In the wake of a cable failure that could take another week to fix, Metro-North commuters have been navigating long lines and major delays in the coming days.
The biggest question for Connecticut commuters is how to get to work and how to get home.
There are a few options available. The power problem is primarily affecting the Metro-North New Haven Line, so train service to and from the New Haven station is limited.
A special schedule went into effect on Monday, Sept. 30. You can check it here.
There are a limited number of electric trains between Harrison and Mount Vernon, combined with diesel service, which can accommodate about half the number of commuters that the system handles when fully operational.
During peak hours, MTA will provide shuttle buses and trains from New Haven to Stamford and back. Electric trains will run from New Haven to Stamford every 20-to-30 minutes during peak travel time.
From there, commuters can take a diesel train to Harlem 125th Street and Grand Central Station.
Another option is to take a local train from Stamford to Rye, then take an express bus to White Plans and catch the Harlem Line to Grand Central. New Haven Line tickets will be honored on the Harlem Line while the problem persists.
Commuters can travel from Grand Central to Stamford via diesel trains, which will run every 30-to-40 minutes throughout the morning and during the day. The diesel trains will make all local stops between the New York and Stamford stations.
Hourly connections are available from Stamford to New Haven during peak hours.
A map posted to the MTA website highlights travel options for the morning commute.
Service into New York will slow down during off-peak hours. An hourly shuttle will run from New Haven to Stamford, departing 45 minutes after the hour.
Trains traveling from Grand Central to Stamford will depart every 30 minutes at :04 and :34 after the hour.
In the evening, limited direct service will run from Grand Central to Stamford, with connections to New Haven every 20-to-30 minutes. Trains from New York to Stamford will not make local stops.
For stations from Stamford through New Haven
Starting at 4 p.m.: Express diesel train service from Grand Central Terminal and Harlem-125th Street to Stamford (30-minute frequency from 4 p.m. to 5 p.m.; 15-minute frequency from 5 p.m. to 6:30 p..m. and 30-minute frequency from 6:30 p.m. to 8 p.m.) connecting to electric train service making all local stops to New Haven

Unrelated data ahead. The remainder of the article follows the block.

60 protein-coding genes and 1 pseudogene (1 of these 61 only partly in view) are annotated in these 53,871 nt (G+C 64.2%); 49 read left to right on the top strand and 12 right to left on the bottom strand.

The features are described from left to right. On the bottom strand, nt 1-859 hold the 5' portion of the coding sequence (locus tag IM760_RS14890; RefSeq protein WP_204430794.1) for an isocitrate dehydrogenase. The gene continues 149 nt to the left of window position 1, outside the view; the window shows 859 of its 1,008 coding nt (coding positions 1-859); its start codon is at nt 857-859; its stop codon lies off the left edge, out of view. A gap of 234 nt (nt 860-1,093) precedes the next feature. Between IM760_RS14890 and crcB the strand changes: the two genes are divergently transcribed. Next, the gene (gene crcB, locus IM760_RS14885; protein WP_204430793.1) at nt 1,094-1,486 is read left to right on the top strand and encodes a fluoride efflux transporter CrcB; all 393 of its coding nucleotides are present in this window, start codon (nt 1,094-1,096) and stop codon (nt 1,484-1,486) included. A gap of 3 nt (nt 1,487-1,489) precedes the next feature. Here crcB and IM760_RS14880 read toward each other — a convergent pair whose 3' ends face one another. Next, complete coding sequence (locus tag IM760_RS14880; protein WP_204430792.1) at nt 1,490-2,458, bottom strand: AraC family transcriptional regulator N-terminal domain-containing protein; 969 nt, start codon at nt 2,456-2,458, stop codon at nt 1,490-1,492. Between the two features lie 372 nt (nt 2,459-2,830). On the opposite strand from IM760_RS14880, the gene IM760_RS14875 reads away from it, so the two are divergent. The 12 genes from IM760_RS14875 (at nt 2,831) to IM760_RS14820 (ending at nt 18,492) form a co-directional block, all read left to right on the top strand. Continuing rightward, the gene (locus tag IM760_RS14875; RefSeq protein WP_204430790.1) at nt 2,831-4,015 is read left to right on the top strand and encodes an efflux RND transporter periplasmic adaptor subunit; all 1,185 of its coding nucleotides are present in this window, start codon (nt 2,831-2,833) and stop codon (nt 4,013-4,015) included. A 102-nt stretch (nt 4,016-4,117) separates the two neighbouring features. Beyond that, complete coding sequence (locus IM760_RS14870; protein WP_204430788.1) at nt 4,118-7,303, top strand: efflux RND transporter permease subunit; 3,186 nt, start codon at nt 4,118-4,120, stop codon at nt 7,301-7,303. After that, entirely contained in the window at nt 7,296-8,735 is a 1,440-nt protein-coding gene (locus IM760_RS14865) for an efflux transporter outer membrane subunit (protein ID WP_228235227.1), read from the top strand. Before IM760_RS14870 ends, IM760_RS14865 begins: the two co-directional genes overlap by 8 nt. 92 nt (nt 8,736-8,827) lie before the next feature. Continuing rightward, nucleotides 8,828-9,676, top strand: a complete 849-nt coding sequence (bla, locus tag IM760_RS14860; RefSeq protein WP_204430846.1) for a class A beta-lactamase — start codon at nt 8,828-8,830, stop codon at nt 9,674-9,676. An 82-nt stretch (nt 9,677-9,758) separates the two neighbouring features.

For stations from Rye to Old Greenwich
Starting at 4:30 p.m., customers bused from White Plains to Rye to board electric train at 30 minute frequency.
Replacement buses on Waterbury Branch and shuttle service for the Danbury and New Canaan Branches.
For stations from New Rochelle to Harrison
Starting at 4:11 p.m., diesel service will be provided from Grand Central Terminal and Harlem-125th Street at 30-minute frequency.
Mount Vernon East and Pelham
Customers will be bused from Harlem Line (Mount Vernon West station)
Off-peak outbound service resumes from Grand Central Terminal at 8 p.m.
Commuters can also take the Harlem Line to White Plains, then take an express bus to Rye and transfer to a local train to Stamford. Trains from Rye to Stamford will run every 20-to-30 minutes.
To supplement the reduced New Haven Line schedule, Metro-North has developed a Park & Ride Plan and free park-and-ride spaces will be available from the following locations:
- There are 1,500 spaces at 8 E. 153rd Street Garage, Yankee Stadium -- Yankees-East 153rd Street Station. (Hudson Line Service.) 161st Street Station (#4, B, D subway lines)
- There are 5,000 spaces at Orchard Beach -- Pelham Bridge Rd/Shore Road and & Orchard Beach Road. Free shuttle bus to Pelham Bay Park (#6 subway)
- There are 1,500 spaces at Rye Playland -- Playland Parkway, bus to White Plains Station. (Harlem Line Service)
- There are 600 spaces at Kensico Dam - Park Drive West, Valhalla, Valhalla Station (Harlem Line Service). Bs to North White Plains Station (Harlem Line Service)
The feeder cable failed around 5:30 a.m. Wednesday. A second cable has been undergoing routine maintenance and is also out of service, leaving the New Haven Line without electric power.
In a news conference Wednesday afternoon, Gov. Dannel Malloy said repairs could take weeks, but crews are working to put the second cable back in service by Oct. 7 instead of Oct. 14, as originally planned.
MTA officials said they are working with Con Edison to come up with alternate sources of power while the problem is being fixed.